4. We want academic schools to work with course-related student societies to facilitate course bonding and interaction, particularly as the lack of in-person interaction limits possibilities for students to meet coursemates and make friends outside of their living situations. As well as helping reduce isolation, this would improve the comfort and confidence of students in participating in online discussions, as students are more likely to feel able to share their opinions with peers they feel comfortable with. 

We will work with academic schools to liaise with student societies to help provide online events and activities that students are interested in engaging with. We will also lobby the University to provide academic school staff with more resources to help them provide community development opportunities for their students and encourage students to socialise with their coursemates.


5.We want the University to introduce a ‘pay as you stay’ system for student accommodation. A ‘pay as you stay’ system would allow students to leave their halls and not be charged for the time that they decided to not be there. We believe that students should have the option to return home without having to worry about the financial burden that rent, or breaking a rental contact, will cause them.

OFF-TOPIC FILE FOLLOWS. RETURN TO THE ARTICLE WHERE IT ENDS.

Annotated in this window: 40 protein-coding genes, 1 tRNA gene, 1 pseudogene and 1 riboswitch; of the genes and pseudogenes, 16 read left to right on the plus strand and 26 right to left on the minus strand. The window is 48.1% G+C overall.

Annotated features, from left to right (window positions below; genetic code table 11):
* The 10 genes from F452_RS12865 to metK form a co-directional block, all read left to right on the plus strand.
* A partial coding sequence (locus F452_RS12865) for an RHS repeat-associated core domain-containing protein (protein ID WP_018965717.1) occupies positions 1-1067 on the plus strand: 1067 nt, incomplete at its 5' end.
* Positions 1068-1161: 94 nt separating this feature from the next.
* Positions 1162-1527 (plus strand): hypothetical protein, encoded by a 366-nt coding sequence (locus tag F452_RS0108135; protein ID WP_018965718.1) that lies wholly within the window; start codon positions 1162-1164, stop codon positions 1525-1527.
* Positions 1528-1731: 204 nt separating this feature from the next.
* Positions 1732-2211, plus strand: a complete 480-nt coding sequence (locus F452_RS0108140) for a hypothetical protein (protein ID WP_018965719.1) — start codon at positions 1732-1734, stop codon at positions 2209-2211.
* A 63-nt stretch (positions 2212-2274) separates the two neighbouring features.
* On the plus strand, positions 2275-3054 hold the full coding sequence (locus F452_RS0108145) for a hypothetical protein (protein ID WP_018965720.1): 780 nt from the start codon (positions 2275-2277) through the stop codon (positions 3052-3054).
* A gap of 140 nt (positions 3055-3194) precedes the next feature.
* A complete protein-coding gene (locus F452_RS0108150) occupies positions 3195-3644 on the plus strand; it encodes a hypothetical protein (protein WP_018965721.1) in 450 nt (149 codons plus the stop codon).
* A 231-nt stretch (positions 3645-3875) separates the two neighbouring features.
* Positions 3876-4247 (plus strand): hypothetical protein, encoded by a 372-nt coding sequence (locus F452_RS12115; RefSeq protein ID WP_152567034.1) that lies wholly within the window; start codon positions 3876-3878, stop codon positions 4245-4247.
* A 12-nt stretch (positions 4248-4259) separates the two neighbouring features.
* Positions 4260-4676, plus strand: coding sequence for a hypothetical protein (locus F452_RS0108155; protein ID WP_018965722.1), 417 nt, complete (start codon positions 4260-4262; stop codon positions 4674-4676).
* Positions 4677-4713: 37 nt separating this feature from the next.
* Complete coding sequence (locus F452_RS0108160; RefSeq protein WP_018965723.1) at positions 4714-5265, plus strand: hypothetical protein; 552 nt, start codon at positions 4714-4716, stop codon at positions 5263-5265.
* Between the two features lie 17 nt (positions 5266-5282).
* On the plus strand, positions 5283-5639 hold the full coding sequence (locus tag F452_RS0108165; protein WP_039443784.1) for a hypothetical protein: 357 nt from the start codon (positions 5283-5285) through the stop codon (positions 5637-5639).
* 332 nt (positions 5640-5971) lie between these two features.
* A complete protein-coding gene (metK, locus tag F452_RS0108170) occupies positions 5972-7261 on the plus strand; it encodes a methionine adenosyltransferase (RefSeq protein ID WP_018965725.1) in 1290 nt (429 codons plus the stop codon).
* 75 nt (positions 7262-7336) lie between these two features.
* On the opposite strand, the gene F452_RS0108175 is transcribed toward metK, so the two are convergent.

As a Students’ Union we will continue to lobby the University to allow students to leave their university-owned student accommodation or have breaks in their tenancy agreements to allow them the flexibility they deserve. We will seek expert housing advice to search for solutions for students renting in the private sector (including private student accommodation, university partnered accommodation and houses of multiple occupancy).


6. The move to Tier 3 reflects a rise in cases across the city including amongst the University community. In light of this we want the University to keep providing provisions for students who have tested positive or are self-isolating. We want them to continue providing access to food and medication to fulfil students needs at no financial detriment to the students. We recognise that the University already has these provisions, we want to ensure that the level of support stays uniform and at a good standard for all students as cases and demand rise.